Judging from what I have been told by some of my friends, however, it seems not unlikely that the best sporting rifle will ultimately prove to be the very small caliber repeating rifle now found in various forms in the military service of all countries – a caliber of say .256 or .310, with 40 grains of powder and a 200-grain bullet. These rifles possess marvelous accuracy and a very flat trajectory. The speed of the bullet causes it to mushroom if made of lead, and gives it greater penetration if hardened. Certain of my friends have used rifles of this type on bears, caribou and deer; they were said to be far superior to the ordinary sporting rifle. A repeating rifle of this type is really merely a much more perfect form of the repeating rifles that have for so long been favorites with American hunters.But these are merely my personal opinions, and, as I said before, among the many kinds of excellent sporting rifles turned out by the best modern makers each has its special good points and its special effects; and equally good sportsmen, of equally wide experience, will be found to vary widely in their judgment of the relative worth of the different weapons. Some people can do better with one rifle and some with another, and in the long run it is “the man behind the gun” that counts most.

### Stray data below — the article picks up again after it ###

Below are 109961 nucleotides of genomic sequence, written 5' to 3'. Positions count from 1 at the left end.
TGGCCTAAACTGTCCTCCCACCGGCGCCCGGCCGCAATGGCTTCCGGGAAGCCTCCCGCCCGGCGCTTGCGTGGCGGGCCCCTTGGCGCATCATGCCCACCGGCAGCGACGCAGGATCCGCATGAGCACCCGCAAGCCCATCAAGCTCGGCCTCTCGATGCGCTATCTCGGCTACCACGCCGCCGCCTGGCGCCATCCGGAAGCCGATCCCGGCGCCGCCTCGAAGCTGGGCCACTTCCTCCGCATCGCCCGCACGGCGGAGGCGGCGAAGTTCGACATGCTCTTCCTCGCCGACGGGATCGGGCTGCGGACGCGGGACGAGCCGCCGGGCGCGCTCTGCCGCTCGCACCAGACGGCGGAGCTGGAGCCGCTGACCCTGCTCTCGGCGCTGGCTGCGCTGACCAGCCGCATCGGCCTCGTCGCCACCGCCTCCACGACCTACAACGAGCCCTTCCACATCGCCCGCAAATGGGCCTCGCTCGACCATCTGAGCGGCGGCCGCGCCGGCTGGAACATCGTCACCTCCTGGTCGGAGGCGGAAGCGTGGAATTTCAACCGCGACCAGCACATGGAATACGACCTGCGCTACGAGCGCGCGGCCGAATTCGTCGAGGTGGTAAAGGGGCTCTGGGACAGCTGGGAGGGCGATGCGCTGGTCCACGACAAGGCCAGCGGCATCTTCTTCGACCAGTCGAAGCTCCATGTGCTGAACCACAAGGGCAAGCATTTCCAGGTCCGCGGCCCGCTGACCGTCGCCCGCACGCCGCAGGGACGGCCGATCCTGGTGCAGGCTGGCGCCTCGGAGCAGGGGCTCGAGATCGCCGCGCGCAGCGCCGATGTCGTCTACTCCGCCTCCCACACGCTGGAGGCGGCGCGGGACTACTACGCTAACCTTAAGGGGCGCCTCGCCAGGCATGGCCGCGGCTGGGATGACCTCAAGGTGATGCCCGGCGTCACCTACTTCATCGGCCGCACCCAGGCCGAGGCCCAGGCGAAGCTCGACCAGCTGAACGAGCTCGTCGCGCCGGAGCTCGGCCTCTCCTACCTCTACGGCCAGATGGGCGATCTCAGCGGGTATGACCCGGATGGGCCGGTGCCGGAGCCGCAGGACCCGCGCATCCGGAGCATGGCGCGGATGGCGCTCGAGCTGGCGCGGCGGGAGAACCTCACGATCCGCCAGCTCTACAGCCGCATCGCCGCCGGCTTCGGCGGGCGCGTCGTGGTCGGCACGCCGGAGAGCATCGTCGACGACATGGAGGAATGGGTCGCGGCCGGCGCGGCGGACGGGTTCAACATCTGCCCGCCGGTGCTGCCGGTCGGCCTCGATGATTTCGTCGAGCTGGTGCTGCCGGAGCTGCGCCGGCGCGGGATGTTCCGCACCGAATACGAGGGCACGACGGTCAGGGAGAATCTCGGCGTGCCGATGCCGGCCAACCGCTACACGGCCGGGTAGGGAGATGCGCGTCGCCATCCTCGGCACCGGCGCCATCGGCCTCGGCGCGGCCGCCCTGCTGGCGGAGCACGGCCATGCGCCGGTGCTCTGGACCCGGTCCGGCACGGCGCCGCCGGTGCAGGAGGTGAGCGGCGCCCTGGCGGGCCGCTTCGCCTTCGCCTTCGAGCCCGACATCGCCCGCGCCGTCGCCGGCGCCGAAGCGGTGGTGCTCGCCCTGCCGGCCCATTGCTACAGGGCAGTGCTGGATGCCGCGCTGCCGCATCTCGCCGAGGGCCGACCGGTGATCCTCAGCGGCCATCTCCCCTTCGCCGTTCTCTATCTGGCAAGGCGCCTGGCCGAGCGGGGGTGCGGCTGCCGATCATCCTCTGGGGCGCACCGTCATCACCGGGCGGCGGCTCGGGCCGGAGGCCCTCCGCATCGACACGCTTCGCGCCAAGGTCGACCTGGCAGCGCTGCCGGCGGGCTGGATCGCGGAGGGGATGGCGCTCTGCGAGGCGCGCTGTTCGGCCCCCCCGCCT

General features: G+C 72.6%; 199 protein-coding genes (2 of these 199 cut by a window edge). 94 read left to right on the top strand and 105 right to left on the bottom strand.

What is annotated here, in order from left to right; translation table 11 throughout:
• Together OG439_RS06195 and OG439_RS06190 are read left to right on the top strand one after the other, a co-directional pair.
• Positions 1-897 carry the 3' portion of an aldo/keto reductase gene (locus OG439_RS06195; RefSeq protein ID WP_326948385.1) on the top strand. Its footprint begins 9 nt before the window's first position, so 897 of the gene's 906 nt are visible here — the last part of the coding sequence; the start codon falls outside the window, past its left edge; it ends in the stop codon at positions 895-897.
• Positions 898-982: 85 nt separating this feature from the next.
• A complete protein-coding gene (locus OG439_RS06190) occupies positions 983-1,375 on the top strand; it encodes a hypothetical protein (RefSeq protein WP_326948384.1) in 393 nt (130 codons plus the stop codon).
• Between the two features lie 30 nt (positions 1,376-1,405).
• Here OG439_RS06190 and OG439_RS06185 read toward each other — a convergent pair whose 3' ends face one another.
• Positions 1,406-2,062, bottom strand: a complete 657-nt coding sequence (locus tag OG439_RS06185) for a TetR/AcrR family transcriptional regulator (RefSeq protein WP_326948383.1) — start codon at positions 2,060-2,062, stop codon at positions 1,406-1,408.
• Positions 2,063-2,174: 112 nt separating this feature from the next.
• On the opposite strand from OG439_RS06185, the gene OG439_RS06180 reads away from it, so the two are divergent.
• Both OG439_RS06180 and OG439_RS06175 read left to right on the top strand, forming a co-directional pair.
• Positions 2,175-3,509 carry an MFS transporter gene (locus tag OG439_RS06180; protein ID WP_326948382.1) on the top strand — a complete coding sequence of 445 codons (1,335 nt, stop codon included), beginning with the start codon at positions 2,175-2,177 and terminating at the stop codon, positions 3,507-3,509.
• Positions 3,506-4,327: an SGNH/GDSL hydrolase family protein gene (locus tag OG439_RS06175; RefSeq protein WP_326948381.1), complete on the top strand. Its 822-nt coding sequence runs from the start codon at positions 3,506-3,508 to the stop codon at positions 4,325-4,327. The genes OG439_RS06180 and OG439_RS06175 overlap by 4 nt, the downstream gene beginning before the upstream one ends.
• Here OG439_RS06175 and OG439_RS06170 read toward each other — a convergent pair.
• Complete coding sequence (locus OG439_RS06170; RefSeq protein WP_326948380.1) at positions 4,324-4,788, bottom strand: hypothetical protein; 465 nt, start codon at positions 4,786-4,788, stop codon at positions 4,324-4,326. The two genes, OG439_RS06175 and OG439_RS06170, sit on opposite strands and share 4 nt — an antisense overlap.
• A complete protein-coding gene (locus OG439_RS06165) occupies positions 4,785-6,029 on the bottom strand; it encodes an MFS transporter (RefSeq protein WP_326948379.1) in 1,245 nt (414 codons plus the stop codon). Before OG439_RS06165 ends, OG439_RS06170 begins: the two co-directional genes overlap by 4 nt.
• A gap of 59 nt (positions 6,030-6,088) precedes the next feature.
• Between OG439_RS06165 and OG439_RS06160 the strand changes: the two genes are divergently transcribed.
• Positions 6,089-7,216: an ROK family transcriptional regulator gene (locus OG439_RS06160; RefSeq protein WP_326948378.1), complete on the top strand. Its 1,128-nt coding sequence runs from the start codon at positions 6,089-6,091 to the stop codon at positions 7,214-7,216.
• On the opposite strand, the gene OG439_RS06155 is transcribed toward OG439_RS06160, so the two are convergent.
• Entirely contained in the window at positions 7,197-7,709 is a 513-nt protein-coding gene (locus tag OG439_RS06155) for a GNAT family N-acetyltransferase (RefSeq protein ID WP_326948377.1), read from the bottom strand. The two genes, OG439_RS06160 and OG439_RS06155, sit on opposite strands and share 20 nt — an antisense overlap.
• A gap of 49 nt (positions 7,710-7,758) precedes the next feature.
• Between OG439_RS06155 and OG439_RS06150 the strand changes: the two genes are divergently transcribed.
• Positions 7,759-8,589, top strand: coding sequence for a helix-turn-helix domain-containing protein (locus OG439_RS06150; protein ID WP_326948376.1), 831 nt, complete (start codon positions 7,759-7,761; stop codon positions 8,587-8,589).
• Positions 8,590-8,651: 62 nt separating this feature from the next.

[Excerpt from Hunting in the Cattle Country and Hunting in Many Lands, 1895 (Almanac of Theodore Roosevelt)]
"It is not the critic who counts; not the man who points out how the strong man stumbles, or where the doer of deeds could have done them better. The credit belongs to the man who is actually in the arena, whose face is marred by dust and sweat and blood; who strives valiantly; who errs, who comes short again and again, because there is no effort without error and shortcoming; but who does actually strive to do the deeds; who knows great enthusiasms, the great devotions; who spends himself in a worthy cause; who at the best knows in the end the triumph of high achievement, and who at the worst, if he fails, at least fails while daring greatly, so that his place shall never be with those cold and timid souls who neither know victory nor defeat." -- Theodore Roosevelt, speech, 1910
1925 Commemorative Stamp